Those who lived in the time of factories and the sprawling street market near Sixth & Main Streets that was known at the time as the best in the city, would likely recognize many of the buildings, though they are put to different use now. The building in which we find popular restaurant Dee Felice was built by a teacher and city councilman who dabbled in property development on the side. It was known as the EL Pieck Pharmacy for many years. A few doors down, at the turn of the twentieth century, three entrepreneurial sisters opened up a shop where they worked as seamstresses. Lunch and dinner is now served in that space under an awning that reads Otto's.
Many of the homes can trace their history back to both prominent and working class citizens and sometimes people from both classes lived next door to one another. The 1860 mansion at 511 West Sixth Street was built by the wealth Henry Ranshaw who was a coppersmith and water works commissioner. The next house to the west, 513 West Sixth Street, was built by a man of lesser means but who refused to be outdone by Mr. Ranshaw. To make his home look more expensive, he gave the wooden structure the appearance of being stone.
Other recognizable buildings include 710 Greer Avenue which is now an apartment building but once served as a malt house for the local brewers. 314 West Eighth Street was home to a grocery store on the first floor and home to the grocer on the second. 410 Emma Street, also an apartment building, was constructed in 1850 and is one of the oldest buildings in Covington. The Gothic mansion at the corner of Sixth & Philadelphia Streets that now houses the Lawrence Firm was built as a wedding gift to a newly married young woman.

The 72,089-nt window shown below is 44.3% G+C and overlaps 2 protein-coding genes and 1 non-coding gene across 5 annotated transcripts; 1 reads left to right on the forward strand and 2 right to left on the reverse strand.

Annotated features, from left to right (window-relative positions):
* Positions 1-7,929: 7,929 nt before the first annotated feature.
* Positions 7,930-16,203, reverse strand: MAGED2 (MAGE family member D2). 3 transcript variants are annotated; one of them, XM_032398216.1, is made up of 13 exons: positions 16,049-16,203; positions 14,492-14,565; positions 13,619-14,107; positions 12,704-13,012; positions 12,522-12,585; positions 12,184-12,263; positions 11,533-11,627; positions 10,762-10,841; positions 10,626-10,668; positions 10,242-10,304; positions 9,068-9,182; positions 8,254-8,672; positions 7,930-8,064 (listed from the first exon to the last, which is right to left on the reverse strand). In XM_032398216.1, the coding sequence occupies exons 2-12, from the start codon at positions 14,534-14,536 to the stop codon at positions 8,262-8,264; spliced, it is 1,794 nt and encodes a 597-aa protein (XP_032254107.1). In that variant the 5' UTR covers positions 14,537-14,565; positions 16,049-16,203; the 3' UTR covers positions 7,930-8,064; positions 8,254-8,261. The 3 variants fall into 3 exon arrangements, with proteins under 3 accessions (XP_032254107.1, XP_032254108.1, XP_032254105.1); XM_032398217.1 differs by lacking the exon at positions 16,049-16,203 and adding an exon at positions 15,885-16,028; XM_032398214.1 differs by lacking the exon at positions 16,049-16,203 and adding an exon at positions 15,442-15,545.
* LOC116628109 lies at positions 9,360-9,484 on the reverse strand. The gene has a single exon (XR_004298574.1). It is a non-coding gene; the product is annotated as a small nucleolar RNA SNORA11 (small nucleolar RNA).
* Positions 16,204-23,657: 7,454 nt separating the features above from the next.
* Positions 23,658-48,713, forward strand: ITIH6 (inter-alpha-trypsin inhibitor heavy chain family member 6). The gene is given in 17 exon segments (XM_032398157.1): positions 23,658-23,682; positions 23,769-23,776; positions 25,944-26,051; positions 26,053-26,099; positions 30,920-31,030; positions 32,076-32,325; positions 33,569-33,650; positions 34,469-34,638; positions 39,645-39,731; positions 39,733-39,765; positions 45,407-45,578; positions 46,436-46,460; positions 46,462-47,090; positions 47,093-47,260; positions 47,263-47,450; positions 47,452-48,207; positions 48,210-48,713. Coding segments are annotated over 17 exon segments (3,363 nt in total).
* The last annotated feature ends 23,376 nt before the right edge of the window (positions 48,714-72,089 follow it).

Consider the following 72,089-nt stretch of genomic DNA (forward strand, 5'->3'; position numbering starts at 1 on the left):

Greer Street/Avenue is named for businessman Alexander Greer who lived in a sprawling home on land that was developed into the homes that still sit there today. Many professionals of the time chose to build homes on Greer which is why the architecture on this street varies more from other nearby streets. The people who built them simply had more money.
As the population of the area continued to grow, the city recognized the need for a new park and after a long search, the area upon which Goebel Park now sits was selected. Named for recently slain Kentucky Governor and Covington native William Goebel, the park opened in 1908. One of the homes that sat on the site, a yellow Queen Anne style house, was moved to Sixth Street and is still there today.
It was not until the late 1970s and early 1980s, after a couple decades of urban decline brought on by the interstate and "white flight" that some citizens engaged to rebrand the area as Mainstrasse Village. A glockenspiel was commissioned as the Carroll Chimes Bell Tower. The Goose Girl Fountain was put in place in 1980. The Northern Kentucky Visitors & Convention Bureau opened near the clock tower in what was an old Sears catalog house and is now home to Designs Direct.
Three decades later Mainstrasse Village is among the most vibrant entertainment destinations in the Greater Cincinnati region and is home to many preservationists and rehabbers who have made these old houses their new homes.
Pershing Avenue was once named Berman for a German bank owner, but during the anti-German hysteria during World War I, it was re-named for American General John J. Pershing.